Axel Jacob Petersson – Biography, History and Inventions
Axel Jacob Petersson
Axel Jacob (also spelled as Jakob) Petersson was born in Ålem, Kalmar County, Sweden, on 4 March, 1834. He was the son of Andreas Petersson (1790-1870) and Catharina Margareta Petersson (nee Selin) (1798-1870). Axel Jacob had two brothers: Johan Alfred (1827-1870) and Karl Andreas (1830-1867), and two sisters: Kristina Sofia (1829-1891) and Amanda Charlotta (1836-1917).
In 1852 Axel Petersson enrolled at Teknologiska Instituten in Stockholm, where he studied civil engineering. He graduated in 1855 and until 1859 he worked in the Sveriges Kanalbygning (Sweden’s Channel Building organization) and in the private Jernbaneanlæg (a Swedish railway construction company). In April, 1859, he was hired as assistant engineer for the construction of the railway Kongsvingerbanen in Norway, and moved with his wife Thekla Helene Haak-Petersson to Norway.
The Krag–Petersson rifle, adopted by the armed forces of Norway
Axel Petersson was a brilliant engineer and universal inventor. He was famous with several books and articles, and the construction of railways and viaducts, steam engines, a rotating camera for photography, military equipment like a bayonet and a repeating rifle (see in the upper image Krag–Petersson rifle, developed by Ole Herman Krag and his friend Axel Petersson in early 1870s, and adopted by the armed forces of Norway 1876 to 1900 ), calculating machine (see the calculator of Petersson), and other devices.
In 1860 Axel Jacob Petersson settled in Kristiania (modern Oslo), where in 1865 he was appointed as a engineering director of Norway Railway Construction Office. He was responsible for construction of bridges and viaducts on the Østfold Line and the Dovre Line between Eidsvoll and Hamar. Some of the larger constructions was Minnesund Railway Bridge, the Ljan Viaduct, Hølen Viaduct and the Sarpsfossen Bridge. Petersson invented the pendular pillar principle, which was first applied on Hølen Viaduct.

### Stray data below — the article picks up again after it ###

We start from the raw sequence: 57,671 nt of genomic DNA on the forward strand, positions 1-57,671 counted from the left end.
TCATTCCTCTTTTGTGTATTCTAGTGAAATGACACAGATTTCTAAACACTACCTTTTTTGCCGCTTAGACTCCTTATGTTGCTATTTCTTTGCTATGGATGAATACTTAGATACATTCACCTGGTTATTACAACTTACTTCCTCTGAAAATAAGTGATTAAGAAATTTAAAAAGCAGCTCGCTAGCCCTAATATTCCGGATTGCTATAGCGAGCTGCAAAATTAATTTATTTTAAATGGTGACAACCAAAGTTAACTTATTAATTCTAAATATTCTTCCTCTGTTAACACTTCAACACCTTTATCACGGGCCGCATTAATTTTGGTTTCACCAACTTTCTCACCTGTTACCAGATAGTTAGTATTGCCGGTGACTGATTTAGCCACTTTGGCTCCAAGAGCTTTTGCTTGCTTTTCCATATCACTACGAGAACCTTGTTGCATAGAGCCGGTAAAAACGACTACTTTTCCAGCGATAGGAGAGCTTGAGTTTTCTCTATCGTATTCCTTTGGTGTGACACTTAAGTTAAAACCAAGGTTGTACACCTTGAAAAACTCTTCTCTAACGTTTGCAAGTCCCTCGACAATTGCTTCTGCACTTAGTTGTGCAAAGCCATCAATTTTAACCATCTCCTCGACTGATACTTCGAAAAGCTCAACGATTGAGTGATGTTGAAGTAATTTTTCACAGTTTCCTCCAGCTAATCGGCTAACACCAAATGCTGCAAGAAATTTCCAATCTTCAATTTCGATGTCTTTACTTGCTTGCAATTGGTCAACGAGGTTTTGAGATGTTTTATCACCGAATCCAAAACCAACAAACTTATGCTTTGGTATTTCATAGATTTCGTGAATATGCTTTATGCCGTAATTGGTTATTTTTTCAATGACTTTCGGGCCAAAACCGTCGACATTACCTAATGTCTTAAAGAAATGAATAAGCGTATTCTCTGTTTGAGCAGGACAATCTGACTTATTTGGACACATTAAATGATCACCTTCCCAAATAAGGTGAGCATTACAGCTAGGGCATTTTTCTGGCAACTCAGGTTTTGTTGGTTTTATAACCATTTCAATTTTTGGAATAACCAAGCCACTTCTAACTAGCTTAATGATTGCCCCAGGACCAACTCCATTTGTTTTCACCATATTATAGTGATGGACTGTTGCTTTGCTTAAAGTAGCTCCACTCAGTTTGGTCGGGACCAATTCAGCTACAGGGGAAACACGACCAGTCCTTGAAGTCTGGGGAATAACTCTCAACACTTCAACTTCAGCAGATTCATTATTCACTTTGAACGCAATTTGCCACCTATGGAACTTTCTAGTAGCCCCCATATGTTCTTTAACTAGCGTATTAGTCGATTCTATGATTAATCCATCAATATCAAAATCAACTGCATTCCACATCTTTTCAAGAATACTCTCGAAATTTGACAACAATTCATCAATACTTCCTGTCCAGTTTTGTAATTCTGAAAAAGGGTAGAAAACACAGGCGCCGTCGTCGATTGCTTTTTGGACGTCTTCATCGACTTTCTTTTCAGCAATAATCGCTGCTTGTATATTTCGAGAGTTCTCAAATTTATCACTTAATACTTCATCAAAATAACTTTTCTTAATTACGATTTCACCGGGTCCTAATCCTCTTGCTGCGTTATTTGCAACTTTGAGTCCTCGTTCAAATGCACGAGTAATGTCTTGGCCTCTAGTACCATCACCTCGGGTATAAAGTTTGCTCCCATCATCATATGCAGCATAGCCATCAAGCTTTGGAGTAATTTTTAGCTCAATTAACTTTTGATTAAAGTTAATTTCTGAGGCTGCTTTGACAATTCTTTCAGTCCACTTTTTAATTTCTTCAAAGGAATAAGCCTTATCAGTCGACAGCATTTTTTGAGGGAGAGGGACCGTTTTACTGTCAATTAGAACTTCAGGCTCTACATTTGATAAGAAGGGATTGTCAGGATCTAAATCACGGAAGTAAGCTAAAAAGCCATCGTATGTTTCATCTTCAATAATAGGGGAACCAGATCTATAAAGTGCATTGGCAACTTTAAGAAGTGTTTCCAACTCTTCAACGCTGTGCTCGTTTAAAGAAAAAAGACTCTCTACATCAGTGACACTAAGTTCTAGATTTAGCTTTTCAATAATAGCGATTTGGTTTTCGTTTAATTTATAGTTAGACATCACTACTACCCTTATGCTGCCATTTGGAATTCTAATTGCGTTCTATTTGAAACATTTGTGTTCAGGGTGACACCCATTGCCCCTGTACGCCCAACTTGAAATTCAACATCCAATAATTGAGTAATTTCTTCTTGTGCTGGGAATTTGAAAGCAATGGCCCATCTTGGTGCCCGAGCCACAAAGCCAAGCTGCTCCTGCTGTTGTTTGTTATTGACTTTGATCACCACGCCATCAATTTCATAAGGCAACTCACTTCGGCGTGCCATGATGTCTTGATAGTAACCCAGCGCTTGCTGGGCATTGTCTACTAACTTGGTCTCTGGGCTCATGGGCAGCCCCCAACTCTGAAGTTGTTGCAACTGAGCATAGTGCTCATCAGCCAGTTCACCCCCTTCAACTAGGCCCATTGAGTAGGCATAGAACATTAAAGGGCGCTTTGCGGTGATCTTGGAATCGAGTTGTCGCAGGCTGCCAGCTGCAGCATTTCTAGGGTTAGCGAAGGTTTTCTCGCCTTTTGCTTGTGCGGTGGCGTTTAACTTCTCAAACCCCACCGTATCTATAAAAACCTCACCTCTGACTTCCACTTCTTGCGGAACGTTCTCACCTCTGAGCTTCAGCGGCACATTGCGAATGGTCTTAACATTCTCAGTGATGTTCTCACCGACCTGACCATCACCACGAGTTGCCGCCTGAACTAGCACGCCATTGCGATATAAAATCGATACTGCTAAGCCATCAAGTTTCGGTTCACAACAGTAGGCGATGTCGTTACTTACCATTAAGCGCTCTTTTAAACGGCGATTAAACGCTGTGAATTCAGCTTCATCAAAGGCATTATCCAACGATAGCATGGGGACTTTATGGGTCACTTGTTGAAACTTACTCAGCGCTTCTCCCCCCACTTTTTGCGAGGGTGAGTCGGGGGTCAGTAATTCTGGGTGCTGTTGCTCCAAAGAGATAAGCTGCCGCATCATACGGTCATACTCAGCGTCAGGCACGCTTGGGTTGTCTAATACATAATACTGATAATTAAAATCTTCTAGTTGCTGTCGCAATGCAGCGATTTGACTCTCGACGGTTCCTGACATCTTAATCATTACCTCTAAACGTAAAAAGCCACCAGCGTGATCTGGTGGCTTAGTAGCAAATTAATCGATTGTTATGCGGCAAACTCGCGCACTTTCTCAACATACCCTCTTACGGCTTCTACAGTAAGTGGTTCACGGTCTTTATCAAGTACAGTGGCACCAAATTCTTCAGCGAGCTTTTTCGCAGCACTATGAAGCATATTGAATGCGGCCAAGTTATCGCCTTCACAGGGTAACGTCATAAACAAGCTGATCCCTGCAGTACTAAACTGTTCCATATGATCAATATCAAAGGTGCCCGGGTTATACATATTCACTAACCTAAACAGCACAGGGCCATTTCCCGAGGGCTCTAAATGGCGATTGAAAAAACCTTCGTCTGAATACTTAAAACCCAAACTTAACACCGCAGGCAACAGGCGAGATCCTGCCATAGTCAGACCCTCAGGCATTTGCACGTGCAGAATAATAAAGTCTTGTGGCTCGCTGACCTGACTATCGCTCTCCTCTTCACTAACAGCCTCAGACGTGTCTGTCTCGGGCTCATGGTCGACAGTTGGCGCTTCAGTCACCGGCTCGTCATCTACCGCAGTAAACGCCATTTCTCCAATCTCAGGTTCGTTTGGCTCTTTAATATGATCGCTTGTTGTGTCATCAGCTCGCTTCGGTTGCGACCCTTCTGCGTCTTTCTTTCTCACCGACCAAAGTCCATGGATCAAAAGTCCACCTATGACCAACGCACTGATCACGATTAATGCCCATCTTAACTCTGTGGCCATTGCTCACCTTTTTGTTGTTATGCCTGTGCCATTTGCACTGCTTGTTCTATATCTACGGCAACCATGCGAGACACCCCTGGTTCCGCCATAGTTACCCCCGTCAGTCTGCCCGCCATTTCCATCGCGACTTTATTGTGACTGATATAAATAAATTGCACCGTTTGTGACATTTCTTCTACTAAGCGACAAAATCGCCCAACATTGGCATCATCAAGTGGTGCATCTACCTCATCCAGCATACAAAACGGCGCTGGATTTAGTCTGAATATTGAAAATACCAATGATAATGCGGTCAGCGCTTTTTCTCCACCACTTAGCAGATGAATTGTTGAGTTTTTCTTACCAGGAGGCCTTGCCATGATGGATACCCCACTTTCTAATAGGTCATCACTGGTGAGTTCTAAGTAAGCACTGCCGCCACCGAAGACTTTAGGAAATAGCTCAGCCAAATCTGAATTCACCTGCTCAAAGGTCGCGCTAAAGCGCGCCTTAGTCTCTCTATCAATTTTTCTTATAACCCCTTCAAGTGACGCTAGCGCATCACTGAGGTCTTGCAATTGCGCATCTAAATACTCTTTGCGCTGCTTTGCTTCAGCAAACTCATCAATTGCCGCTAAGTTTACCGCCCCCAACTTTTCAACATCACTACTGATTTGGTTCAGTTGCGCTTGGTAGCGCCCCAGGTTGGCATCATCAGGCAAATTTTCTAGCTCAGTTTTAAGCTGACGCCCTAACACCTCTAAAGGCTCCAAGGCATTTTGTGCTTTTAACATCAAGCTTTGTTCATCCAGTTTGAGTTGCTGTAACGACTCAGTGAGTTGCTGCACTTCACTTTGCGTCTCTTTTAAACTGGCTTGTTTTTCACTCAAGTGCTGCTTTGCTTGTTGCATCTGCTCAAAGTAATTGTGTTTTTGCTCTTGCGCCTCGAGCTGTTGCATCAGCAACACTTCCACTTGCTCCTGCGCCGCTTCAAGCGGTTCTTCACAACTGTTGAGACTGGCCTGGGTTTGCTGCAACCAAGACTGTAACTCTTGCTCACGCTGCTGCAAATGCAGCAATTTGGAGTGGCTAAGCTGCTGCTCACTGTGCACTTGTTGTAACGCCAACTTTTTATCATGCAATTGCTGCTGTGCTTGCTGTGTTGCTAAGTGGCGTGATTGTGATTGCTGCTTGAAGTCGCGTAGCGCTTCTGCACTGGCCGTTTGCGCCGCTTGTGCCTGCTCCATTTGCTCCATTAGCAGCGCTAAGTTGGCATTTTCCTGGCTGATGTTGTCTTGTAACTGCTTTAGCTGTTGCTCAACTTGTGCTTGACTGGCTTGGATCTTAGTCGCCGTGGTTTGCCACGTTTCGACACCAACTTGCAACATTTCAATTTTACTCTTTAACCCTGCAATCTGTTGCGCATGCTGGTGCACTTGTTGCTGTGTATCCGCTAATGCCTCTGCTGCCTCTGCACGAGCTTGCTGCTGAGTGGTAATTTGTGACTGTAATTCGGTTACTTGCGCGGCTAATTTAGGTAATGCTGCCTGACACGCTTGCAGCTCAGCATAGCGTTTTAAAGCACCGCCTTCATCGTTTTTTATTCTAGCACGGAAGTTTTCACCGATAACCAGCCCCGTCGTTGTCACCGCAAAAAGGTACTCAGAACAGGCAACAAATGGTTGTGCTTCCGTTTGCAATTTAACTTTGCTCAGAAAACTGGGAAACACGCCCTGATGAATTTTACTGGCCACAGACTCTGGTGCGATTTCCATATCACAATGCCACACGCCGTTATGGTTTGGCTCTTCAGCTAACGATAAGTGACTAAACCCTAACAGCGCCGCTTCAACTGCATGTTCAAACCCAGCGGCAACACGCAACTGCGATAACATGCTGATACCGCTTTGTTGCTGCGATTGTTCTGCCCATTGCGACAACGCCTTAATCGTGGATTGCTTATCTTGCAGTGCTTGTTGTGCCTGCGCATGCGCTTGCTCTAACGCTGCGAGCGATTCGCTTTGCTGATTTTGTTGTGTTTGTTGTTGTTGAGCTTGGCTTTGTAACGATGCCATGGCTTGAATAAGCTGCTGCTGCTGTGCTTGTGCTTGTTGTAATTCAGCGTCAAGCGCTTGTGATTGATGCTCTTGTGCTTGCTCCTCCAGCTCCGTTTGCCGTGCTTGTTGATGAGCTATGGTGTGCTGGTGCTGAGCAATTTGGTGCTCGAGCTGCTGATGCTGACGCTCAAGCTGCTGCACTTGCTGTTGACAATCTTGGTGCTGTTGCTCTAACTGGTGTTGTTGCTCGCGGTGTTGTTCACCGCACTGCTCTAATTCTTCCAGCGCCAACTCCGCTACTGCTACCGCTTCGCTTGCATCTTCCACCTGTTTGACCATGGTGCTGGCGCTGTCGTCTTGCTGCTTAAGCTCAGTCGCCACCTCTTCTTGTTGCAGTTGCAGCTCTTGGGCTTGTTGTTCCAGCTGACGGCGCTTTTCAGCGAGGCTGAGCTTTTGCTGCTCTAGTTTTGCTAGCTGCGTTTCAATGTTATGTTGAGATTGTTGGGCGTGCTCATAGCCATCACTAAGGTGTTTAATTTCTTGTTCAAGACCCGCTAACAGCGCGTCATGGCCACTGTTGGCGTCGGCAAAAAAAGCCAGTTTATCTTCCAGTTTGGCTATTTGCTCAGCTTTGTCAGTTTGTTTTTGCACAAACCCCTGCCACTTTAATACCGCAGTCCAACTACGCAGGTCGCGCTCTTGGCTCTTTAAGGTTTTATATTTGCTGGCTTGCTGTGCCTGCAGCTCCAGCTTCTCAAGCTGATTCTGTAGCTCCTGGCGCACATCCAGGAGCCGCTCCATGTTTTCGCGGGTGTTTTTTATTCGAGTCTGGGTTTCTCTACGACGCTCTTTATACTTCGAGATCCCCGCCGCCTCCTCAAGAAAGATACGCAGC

In Kristiania Axel Jacob Petersson and his wife Thekla Helene Haak-Petersson (born 12 November 1838, died 20 March 1894) (see the nearby photo) live in Akershus and had three children—two daughters: Annik (died in infancy), and Elin Margrethe (born 10 November 1868, died 23 September 1945); and a son: Axel Tage (1865-1952).
Axel Jacob Petersson’s son—Axel Tage Petersson (see the nearby photo) (born 8 April, 1865, died 14 August 1952), became a doctor and worked many yers as a district physician in Elverun, a town in Hedmark county, Norway.
Axel Petersson was a co-author of two books on machine design: Rules for Machine Parts Design (1866 and 1877) and Rules for the Design of Waterwheels and Turbines (1868). He also wrote a series of articles in the Polyteknisk tidsskrift journal, mainly concerning railway construction.
Axel Jacob Petersson occupies a prominent place in the Norwegian railway buildings’ history. In particular, he was an ingenious designer of bridges and viaducts with linked span. Petersson brought contemporary attention far beyond Norway’s borders through his beautiful solutions to difficult technical tasks. His graceful railway bridge Järnvägsbron i Minnesund (see the lower photo), launched in 1879, is still in use.
The railway bridge Järnvägsbron i Minnesund, designed by of Axel Jacob Petersson in late 1870s
Axel Jacob Petersson was active until 1881, when as a result of over-strain (which eventually led to mental illness) became seriously ill and he never managed to recover until his death on 15 January, 1884, in Oslo.